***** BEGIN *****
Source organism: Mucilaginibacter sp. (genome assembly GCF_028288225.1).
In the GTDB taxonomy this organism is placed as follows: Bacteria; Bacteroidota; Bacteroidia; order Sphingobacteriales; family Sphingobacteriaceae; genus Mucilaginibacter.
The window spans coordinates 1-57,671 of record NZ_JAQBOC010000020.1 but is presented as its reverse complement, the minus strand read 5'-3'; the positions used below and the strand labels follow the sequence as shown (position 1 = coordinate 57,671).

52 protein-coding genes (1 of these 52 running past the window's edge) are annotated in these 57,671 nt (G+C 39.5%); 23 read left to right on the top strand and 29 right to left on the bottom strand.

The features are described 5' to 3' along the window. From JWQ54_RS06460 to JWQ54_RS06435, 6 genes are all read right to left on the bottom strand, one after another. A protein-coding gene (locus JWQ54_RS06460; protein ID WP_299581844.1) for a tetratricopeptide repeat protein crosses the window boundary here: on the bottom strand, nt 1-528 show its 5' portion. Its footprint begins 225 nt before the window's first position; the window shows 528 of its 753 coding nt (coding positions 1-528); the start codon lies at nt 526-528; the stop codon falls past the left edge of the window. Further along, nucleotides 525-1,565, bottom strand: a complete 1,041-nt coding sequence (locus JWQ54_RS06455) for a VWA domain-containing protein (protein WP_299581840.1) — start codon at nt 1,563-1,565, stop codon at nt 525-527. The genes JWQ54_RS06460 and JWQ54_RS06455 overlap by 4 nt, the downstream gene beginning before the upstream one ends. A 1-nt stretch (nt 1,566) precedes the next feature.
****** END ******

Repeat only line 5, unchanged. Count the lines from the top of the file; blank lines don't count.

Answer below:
The features are described 5' to 3' along the window. From JWQ54_RS06460 to JWQ54_RS06435, 6 genes are all read right to left on the bottom strand, one after another. A protein-coding gene (locus JWQ54_RS06460; protein ID WP_299581844.1) for a tetratricopeptide repeat protein crosses the window boundary here: on the bottom strand, nt 1-528 show its 5' portion. Its footprint begins 225 nt before the window's first position; the window shows 528 of its 753 coding nt (coding positions 1-528); the start codon lies at nt 526-528; the stop codon falls past the left edge of the window. Further along, nucleotides 525-1,565, bottom strand: a complete 1,041-nt coding sequence (locus JWQ54_RS06455) for a VWA domain-containing protein (protein WP_299581840.1) — start codon at nt 1,563-1,565, stop codon at nt 525-527. The genes JWQ54_RS06460 and JWQ54_RS06455 overlap by 4 nt, the downstream gene beginning before the upstream one ends. A 1-nt stretch (nt 1,566) precedes the next feature.